Westerly hoping to add 9 more career education programs | Latest News

WESTERLY — The School Committee Wednesday received an overview of career and technical education programs offered at Westerly High School as well as others that are envisioned for as early as the next school year.

The programs offer students hands-on experience in fields of interest. Students who complete the programs successfully obtain licenses, certification, or college credits in addition to their high school diplomas. In all cases the offerings are based on one of the district’s primary goals, officials said.

“We’re all about ensuring college and career readiness for kids and ensuring they are prepared for whatever comes next,” after graduation, said Superintendent of Schools Mark Garceau.

The high school currently offers five career and technical education programs: pathways in technology, cosmetology, culinary arts, construction, and medical. In addition to coursework focused on the particular themes, students take other courses from the regular curriculum. The programs are required to meet state standards for career and technical education. Students can also elect to take courses offered in the programs without committing to an entire program.

Students in the programs are required to maintain established achievement levels in their other coursework, said Shelby Worsham, the cosmetology program instructor.

Kevin Cronin, Westerly High School assistant principal and director of the school’s career and technical education programs, said the school hopes to make nine additional offerings available when students arrive for the new school year in the fall. “All of these are within our existing program of studies. We just polish them to make sure we meet the standards,” he said.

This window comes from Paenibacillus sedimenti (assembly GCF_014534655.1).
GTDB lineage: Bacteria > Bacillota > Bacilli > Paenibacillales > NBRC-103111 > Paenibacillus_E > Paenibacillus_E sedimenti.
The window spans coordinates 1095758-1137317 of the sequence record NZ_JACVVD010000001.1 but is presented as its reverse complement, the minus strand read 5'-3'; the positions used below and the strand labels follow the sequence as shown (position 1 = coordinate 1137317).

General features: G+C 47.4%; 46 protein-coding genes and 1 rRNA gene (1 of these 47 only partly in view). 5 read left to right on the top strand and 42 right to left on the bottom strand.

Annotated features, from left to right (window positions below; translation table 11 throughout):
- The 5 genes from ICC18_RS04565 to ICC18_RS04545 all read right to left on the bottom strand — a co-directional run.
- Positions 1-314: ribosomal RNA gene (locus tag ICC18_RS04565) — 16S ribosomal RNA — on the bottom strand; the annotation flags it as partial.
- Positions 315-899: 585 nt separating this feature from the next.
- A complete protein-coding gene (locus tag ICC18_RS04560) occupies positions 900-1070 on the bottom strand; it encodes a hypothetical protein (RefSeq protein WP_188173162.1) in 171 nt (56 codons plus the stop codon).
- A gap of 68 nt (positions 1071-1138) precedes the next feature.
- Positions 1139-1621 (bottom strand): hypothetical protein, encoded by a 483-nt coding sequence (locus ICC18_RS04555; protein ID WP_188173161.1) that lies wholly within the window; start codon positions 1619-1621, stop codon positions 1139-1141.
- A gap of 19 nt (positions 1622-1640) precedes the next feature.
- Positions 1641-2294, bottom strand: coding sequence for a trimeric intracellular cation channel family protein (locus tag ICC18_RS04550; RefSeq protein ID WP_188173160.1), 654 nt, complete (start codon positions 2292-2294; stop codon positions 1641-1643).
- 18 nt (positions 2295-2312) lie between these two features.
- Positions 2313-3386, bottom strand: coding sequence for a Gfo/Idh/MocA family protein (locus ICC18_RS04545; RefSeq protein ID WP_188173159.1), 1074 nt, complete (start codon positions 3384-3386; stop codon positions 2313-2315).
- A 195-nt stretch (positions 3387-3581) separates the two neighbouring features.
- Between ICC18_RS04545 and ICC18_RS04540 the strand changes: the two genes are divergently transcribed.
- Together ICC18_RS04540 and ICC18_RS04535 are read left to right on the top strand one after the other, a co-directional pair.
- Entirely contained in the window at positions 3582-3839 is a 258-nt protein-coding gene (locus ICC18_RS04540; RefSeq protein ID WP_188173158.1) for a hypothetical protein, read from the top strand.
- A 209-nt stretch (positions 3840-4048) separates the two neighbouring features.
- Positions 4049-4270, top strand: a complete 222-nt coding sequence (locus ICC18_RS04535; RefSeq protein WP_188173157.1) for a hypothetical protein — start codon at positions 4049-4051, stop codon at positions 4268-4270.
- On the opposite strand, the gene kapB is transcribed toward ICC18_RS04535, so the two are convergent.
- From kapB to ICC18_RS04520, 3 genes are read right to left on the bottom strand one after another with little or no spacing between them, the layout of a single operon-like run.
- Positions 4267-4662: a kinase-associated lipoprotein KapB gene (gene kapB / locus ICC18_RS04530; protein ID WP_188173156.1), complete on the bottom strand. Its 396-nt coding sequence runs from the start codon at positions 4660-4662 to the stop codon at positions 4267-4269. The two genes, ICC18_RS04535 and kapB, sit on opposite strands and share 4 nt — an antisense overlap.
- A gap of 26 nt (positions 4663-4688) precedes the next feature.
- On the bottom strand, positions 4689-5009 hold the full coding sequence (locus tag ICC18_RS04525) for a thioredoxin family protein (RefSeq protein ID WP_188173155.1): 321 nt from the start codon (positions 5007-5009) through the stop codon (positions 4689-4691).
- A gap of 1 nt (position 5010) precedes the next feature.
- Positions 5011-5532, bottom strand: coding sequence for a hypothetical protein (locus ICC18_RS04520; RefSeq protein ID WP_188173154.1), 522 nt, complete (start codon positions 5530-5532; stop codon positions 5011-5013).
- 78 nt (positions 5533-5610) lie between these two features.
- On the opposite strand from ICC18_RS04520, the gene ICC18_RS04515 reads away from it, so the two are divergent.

Cronin and Worsham presented the material to the School Committee.

The nine proposed additions are: criminal justice, education, business accounting, arts design, information technology, multimedia communications, craft and fine art, art education, and music education.

Officials said they hoped that by offering the programs, the number of students who leave the district would be reduced. Cronin and Garceau both said that the majority of Westerly students who currently attend other schools were looking for criminal justice programs.

School Committee member Marianne Nardone said the programs give students an opportunity to discuss and think about “jobs and careers more so than they did years ago.”

Garceau said the district is working on deepening its collaboration with the Westerly Education Center, a job development and college learning hub on Friendship Street. Later this month, nine Westerly High School students will begin sheet metal training at the center.

Students who successfully complete the training will receive a certificate and be given priority for potential jobs at Electric Boat, Cronin said.


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